SUMMIT, NJ - A tentative agreement has been reached between the Summit Public School District and the Summit Education Association (SEA) on a new contract. In announcing the pact at the Summit Board of Education’s June meeting, Summit Board of Education President Richard Hanley noted "While there is a final phase of work to be done, as both sides work through details of the salary guide, we are hoping that work can be done and ratification by the SEA membership can occur in the very near term. While we are still not in position to release details, answer questions or begin to discuss the multiple benefits that may accrue to the district and our students over the next three years, we did want the public to be notified and aware of the significant progress made."

The Board of Education also voted to void its current contract, set to expire on June 30, 2018, with Superintendent of Schools June Chang, and then immediately thereafter approved a new contract with Chang, to extend from July 1, 2017 through June 30, 2020, as reviewed and approved by the Union County executive superintendent of schools.

Chang's new deal will include a 19% raise in pay -- from $165,000 to $196,584. New state regulations, as articulated by Hanley to TAPinto Summit after the Board’s May reorganization meeting, have raised Superintendent salary caps across New Jersey and Chang was contractually due to move to the old cap on July 1, 2017 for the final year of his existing contract. 

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Hanley had also previously said that the Board planned on discussing the length of the contract in existence at that time -- and the financial terms -- in light of the change to the law and how it would be impacted by the competitive environment.

On another matter, the Board president announced that Peggy Wong was being appointed by Mayor Nora Radest to the school body to replace Debbie Chang, who is moving out of the state. He added that Wong is expected to be sworn in at the education body’s July 20 session.

Wong is the Senior Director, Quantitative Science Therapeutic Area Leader -- Cardiovascular and Metabolism, at Janssen: Pharmaceutical Companies of Johnson & Johnson. Prior to that, she was a Director at Merck Research Laboratories for 23 years. She has a BS from the Massachusetts Institute of Technology, a MS from Harvard's T.H. Chan School of Public Health, and a PhD in Epidemiology with Quantitative Sciences from the University of Medicine and Dentistry of New Jersey.

Also at its June session, the Board of Education honored a number of retirees, as well as District teachers who last month were named Union County Educators of the Year, and also several community organizations for their support of the Summit Public Schools and the community at large.

Board Vice President Debra McCann then presented a special resolution in honor of Summit Police Detective Matthew Tarentino, who lost his life in an automobile accident May 30, for his contribution to a countless number of organizations and projects in the Summit Public Schools.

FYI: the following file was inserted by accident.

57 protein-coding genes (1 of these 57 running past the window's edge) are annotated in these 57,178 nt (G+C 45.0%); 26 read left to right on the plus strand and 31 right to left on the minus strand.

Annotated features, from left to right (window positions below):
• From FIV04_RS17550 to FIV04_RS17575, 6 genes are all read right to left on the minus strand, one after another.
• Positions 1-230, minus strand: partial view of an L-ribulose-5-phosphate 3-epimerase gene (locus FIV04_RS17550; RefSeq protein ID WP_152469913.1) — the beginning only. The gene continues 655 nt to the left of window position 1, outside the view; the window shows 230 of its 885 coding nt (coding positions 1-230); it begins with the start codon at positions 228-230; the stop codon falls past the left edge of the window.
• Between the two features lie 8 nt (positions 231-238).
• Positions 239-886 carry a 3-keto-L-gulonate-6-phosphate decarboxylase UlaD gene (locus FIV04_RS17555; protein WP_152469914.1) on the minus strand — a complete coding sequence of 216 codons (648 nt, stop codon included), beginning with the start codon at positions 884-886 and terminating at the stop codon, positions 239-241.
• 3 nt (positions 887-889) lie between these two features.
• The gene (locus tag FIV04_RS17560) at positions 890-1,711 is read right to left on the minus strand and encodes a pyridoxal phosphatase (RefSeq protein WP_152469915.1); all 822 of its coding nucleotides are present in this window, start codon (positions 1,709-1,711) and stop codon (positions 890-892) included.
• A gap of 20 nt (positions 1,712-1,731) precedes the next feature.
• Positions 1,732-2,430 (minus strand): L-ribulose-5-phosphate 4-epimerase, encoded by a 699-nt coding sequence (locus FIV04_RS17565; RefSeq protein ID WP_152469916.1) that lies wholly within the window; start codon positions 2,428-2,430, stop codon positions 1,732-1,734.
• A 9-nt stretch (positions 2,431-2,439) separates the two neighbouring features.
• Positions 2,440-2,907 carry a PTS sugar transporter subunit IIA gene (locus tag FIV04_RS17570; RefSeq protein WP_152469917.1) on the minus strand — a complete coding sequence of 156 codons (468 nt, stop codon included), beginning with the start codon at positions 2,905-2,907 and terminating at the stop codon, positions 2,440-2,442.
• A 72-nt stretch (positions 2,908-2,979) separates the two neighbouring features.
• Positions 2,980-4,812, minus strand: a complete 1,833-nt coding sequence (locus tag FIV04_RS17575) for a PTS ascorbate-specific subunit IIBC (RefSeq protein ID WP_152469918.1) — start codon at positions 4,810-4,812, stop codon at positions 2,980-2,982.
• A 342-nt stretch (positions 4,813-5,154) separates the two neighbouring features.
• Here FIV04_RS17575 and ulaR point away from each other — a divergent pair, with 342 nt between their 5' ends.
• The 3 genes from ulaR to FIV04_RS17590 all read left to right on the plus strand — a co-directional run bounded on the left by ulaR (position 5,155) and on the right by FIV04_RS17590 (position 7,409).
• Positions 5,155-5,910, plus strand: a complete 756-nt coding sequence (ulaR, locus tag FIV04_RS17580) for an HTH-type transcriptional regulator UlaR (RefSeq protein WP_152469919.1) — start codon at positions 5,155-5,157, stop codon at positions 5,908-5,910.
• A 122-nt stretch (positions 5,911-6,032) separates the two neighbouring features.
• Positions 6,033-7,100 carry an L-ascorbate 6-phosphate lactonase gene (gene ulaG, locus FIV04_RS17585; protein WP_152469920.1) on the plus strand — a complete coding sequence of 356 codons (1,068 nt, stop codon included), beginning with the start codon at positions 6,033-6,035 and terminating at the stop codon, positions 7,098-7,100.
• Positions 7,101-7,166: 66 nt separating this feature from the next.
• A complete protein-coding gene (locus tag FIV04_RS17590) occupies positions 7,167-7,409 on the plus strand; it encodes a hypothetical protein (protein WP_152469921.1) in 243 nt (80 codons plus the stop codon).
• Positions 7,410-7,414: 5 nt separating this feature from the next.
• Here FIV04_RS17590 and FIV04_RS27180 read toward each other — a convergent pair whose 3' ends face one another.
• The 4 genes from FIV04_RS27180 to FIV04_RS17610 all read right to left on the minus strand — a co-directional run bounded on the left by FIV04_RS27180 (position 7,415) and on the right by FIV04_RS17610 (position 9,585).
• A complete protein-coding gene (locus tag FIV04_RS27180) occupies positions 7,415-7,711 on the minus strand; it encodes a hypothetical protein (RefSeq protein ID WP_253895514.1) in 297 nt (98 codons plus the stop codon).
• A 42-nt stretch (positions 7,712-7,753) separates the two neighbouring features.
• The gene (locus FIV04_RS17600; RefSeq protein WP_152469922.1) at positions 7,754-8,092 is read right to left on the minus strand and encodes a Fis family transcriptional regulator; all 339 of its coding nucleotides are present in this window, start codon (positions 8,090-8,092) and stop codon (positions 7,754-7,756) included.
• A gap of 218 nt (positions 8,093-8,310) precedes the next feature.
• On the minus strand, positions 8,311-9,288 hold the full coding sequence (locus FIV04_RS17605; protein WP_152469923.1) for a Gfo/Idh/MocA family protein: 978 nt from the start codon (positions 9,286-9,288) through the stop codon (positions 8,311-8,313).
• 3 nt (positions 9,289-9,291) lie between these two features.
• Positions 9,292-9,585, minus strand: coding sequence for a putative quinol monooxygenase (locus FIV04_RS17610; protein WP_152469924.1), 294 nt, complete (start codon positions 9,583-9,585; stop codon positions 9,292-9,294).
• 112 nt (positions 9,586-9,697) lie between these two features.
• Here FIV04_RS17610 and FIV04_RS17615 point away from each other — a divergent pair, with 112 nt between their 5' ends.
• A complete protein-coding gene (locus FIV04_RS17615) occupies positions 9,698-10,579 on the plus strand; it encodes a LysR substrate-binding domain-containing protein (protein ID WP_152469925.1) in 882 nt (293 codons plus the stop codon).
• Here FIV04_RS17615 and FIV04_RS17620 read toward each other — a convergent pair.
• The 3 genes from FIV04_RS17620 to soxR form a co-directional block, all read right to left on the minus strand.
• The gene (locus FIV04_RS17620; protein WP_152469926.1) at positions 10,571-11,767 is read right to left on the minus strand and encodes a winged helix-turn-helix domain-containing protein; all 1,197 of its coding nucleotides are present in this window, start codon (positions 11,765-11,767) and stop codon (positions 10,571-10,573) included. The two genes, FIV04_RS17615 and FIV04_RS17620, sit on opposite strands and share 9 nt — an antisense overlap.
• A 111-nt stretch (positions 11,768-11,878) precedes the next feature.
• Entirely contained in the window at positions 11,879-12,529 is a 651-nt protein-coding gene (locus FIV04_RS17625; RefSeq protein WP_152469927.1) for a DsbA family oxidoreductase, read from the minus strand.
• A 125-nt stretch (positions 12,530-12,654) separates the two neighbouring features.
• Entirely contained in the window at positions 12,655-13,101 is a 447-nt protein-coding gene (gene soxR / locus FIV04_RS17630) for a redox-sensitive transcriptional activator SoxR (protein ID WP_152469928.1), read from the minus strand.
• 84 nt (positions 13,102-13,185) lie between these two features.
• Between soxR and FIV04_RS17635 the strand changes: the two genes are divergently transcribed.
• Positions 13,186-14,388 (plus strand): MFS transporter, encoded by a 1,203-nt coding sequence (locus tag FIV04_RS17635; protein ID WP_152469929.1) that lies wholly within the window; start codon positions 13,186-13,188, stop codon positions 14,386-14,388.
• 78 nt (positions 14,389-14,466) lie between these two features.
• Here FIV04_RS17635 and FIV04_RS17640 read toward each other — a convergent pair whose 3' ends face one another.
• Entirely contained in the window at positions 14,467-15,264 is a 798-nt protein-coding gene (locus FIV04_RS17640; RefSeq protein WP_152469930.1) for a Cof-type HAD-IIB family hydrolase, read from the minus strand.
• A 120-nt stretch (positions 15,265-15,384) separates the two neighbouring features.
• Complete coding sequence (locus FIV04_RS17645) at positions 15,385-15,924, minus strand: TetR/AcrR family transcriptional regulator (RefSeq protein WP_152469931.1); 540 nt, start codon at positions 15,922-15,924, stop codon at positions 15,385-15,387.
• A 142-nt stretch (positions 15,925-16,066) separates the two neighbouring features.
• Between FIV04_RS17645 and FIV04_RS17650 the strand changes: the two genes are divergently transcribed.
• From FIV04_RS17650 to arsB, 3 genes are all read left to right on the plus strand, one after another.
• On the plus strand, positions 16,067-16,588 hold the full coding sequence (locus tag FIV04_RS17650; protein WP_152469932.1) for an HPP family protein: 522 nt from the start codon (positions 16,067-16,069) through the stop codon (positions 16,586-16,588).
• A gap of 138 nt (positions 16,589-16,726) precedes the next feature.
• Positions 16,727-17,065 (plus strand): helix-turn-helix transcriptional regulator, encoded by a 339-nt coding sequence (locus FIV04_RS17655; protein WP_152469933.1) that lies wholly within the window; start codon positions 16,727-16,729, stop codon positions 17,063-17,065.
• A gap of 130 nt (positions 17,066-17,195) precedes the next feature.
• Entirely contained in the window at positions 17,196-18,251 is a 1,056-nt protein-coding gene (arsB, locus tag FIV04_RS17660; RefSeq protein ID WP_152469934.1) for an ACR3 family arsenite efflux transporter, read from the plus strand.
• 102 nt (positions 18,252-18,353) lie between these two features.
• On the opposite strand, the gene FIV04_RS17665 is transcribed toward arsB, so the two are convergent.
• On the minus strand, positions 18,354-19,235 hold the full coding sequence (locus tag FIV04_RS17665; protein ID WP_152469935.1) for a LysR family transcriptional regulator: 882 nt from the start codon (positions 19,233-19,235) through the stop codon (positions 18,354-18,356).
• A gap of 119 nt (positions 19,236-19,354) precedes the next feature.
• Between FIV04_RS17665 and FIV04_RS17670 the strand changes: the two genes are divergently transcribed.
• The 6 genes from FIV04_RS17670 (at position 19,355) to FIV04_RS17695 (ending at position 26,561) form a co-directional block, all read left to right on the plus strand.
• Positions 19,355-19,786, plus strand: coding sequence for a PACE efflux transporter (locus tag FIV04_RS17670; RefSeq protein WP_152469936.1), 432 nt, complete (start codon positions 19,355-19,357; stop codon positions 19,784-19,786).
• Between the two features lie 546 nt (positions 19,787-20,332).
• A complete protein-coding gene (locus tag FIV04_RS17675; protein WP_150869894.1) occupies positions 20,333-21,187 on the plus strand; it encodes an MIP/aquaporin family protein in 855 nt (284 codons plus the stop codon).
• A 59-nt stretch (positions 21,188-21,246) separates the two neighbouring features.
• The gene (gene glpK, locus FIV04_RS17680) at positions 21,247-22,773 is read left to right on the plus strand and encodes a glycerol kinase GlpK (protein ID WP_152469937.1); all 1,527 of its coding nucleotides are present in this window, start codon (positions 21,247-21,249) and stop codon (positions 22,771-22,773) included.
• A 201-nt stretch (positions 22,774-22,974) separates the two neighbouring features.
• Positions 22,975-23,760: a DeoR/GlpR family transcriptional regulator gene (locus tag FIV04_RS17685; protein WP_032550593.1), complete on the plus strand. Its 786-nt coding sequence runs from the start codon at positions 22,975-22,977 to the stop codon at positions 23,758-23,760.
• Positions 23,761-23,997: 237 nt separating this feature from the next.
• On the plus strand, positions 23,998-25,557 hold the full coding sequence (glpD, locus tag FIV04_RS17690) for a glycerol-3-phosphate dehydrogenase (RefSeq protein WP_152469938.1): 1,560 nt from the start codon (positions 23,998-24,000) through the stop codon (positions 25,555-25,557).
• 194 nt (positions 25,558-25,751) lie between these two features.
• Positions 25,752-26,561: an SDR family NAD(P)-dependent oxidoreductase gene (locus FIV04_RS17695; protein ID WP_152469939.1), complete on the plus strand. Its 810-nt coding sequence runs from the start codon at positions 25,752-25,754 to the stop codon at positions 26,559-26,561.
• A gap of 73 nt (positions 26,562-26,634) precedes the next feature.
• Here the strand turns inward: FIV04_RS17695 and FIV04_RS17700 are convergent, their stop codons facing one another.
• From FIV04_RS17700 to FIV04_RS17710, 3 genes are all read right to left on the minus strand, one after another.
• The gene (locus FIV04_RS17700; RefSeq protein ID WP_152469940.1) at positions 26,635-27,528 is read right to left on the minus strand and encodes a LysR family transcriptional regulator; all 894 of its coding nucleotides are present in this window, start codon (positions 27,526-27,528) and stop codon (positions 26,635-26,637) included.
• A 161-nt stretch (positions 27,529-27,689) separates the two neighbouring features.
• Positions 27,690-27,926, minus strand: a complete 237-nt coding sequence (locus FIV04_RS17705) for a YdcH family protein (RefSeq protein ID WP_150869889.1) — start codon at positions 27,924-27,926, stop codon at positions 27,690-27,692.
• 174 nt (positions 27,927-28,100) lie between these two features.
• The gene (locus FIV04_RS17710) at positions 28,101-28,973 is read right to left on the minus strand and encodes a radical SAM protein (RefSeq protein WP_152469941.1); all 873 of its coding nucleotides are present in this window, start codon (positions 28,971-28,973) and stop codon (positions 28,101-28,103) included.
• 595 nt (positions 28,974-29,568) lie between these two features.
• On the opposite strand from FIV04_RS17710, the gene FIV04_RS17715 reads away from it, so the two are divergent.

Another seasonal event in the Hilltop City’s schools -- presentation of grants from the Summit Educational Foundation (SEF) -- continued with the Foundation’s announcement of $186,279 in grants for the spring of 2017.

Among the grants announced were:

  • $7,250 for a district Physical Education Partnership Plan whereby Michael Hodges, director of the Physical Education K-12 Certification Program at William Paterson University, will provide 14 days of professional development to the HIlltop City schools’ physical education program and the university will provide two student teachers per semester to support instruction for the Summit public school staff during class time.
  • $15,074 for 24 node chairs for a fifth grade classroom at Washington School.
  • $9,173 for 24 interchange Diamond Desks/Chairs that feature a unique shape and enable teachers and students to form collaborative pods in the Brayton fifth grade.
  • $8,309 for the fourth grade at Franklin School for 20 standing desks/stools to be shared across all fourth grade classrooms based on the concept that “movement supports learning.”
  • $4,725 for books for the “Battle of the Books” reading motivation program in the fourth and fifth grades in all elementary schools.
  • $7,250 for “Play and Write with Story Pirates,” which will enable Franklin School second graders to participate in in-class writing workshops, concluding with an assembly featuring a play using students’ stories.
  • $22,067 for the purchase of flexible desks/chairs/tables to support a 21st century collaborative learning environment in the middle school.
  • $11,757 for continuation of the Peer Leadership Program for 11th and 12th graders at the high school to allow up to 40 juniors and seniors to serve as peer leader and role models for elementary, middle and high school students across the district.

Amy D’Andrea, Foundation grants chairwoman, noted that the SEF also had presented $449,616 in grants last fall, for a total of $635,895 for the 2016-17 school year.

On other topics, Hanley announced that the Board’s July 20 session would feature the finalization of the Board’s new goals and a presentation by Alison Grill, college specialist at the high school, on statistics about achievements and college placements for the 2017 graduating class.

He also said the Board's first live broadcast of its meetings is due to begin with the first meeting of the new school year.